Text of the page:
HVLS stands for high volume low speed and is a type of fan. HVLS fans are the devices to utilize in order to reduce the apparent temperature in huge buildings in either case.
fans are defined by two characteristics: first, high volume, or the HV bit; and second, low volume, or the L bit. The Evel HVLS fan series includes 15 types, with the smallest having 1.4m blades moving 41,000m3/hr of air and the largest having 7m blades moving 850,000m3/hr. That is a massive airflow by any standard.
The LS bit, or Low Speed, is the second part. It relates to the fan blades’ speed as well as the air discharge velocity.
The largest in the series, for example, revolves at a sloth-like 50 rpm and moves a massive 850,000 m3/hr. To put it another way, a revolution takes over a second to complete at full speed.
It took a moment or two for someone like myself who was used to fans spinning at 960 rpm or higher on a direct drive to realize how slowly they moved.
Their sluggishness, on the other hand, is a wonderful thing.
The huge airflow from these HVLS fans slowly washes over you due to the languid sweep of these vast blades. Instead of a busy tiny throw of air from a typical fan that knocks your socks off, the enormous airflow from these HVLS fans blows your socks off.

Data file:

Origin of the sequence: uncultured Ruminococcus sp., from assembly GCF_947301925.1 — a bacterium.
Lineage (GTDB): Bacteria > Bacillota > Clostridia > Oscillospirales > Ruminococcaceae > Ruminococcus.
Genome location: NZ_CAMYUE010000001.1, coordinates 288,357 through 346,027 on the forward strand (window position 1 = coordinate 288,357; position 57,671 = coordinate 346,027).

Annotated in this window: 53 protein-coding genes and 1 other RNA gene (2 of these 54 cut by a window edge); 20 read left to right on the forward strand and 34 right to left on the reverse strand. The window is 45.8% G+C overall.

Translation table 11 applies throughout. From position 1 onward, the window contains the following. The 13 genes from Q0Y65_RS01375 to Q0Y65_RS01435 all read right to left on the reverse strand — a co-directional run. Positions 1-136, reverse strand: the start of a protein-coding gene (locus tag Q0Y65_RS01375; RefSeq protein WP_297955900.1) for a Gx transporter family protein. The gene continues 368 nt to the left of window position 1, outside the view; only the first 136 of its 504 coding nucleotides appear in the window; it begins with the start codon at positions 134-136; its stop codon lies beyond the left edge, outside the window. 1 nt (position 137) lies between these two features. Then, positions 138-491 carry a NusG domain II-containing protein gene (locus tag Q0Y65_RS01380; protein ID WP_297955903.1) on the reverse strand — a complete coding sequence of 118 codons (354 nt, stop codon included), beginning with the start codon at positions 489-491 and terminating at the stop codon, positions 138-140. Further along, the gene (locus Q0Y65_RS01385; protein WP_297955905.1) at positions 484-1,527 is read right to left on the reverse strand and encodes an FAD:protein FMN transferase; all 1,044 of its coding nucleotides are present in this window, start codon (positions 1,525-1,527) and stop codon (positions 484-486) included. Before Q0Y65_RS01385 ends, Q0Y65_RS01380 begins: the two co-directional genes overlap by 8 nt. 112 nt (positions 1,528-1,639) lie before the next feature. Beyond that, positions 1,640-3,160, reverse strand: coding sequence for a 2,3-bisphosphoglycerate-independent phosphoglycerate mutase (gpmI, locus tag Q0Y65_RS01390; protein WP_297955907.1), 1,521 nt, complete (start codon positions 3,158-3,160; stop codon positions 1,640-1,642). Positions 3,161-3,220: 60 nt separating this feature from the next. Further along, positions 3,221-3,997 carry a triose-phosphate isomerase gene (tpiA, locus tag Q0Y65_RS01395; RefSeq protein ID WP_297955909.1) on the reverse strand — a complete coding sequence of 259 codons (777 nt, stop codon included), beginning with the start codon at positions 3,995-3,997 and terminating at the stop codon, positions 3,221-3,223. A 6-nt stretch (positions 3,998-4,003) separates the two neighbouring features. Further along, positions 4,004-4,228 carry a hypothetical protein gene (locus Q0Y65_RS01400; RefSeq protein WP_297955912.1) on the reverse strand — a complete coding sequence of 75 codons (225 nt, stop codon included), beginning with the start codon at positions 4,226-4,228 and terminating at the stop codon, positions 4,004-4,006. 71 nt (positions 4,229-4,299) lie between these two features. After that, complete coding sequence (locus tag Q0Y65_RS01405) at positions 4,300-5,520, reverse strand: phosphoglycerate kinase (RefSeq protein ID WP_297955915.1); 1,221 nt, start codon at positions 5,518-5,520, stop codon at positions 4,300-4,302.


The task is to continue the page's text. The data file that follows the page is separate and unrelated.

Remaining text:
It’s tough to put into words how the effect feels. The airflow from a single HVLS fan affects a vast area, and wherever you walk in this area, you are aware of pleasant air movement but are not ruffled by it.
This steady soft air circulation is invigorating and makes you feel cool and at ease.
What is the definition of apparent temperature?
Even if the temperature is 35°C on a still hot day, it will feel hot and uncomfortable, especially if it is humid.
However, if there is a light breeze, the temperature will remain at 35°C but will seem cooler.
Evaporation of moisture from our skin cools our skin, making us feel colder, and we are kept cooler when this happens on a regular basis.
In other words, our body’s natural cooling process is more effective when there is air movement.
The relationship is straightforward, resulting in the following apparent temperature changes:
• Increases as humidity rises, and vice versa.
• Decreases as airspeed increases, and vice versa.
As a result, apparent and perceived temperature are the same thing, but they differ from dry bulb temperature, which is affected by airspeed and humidity.
Knowing it’s a hot day outside but being inside a large building where you’re fairly comfortable is a strange experience – not cold, but not hot either, and with a constant sensation of air circulation throughout the structure. It contributes to a pleasant working environment.
The fixed point of 27°C and 50% RH falls outside the comfort zone when there is no air movement.
The setpoint of 27°C and 50% RH falls readily into the comfort zone when there is 1m/s air movement.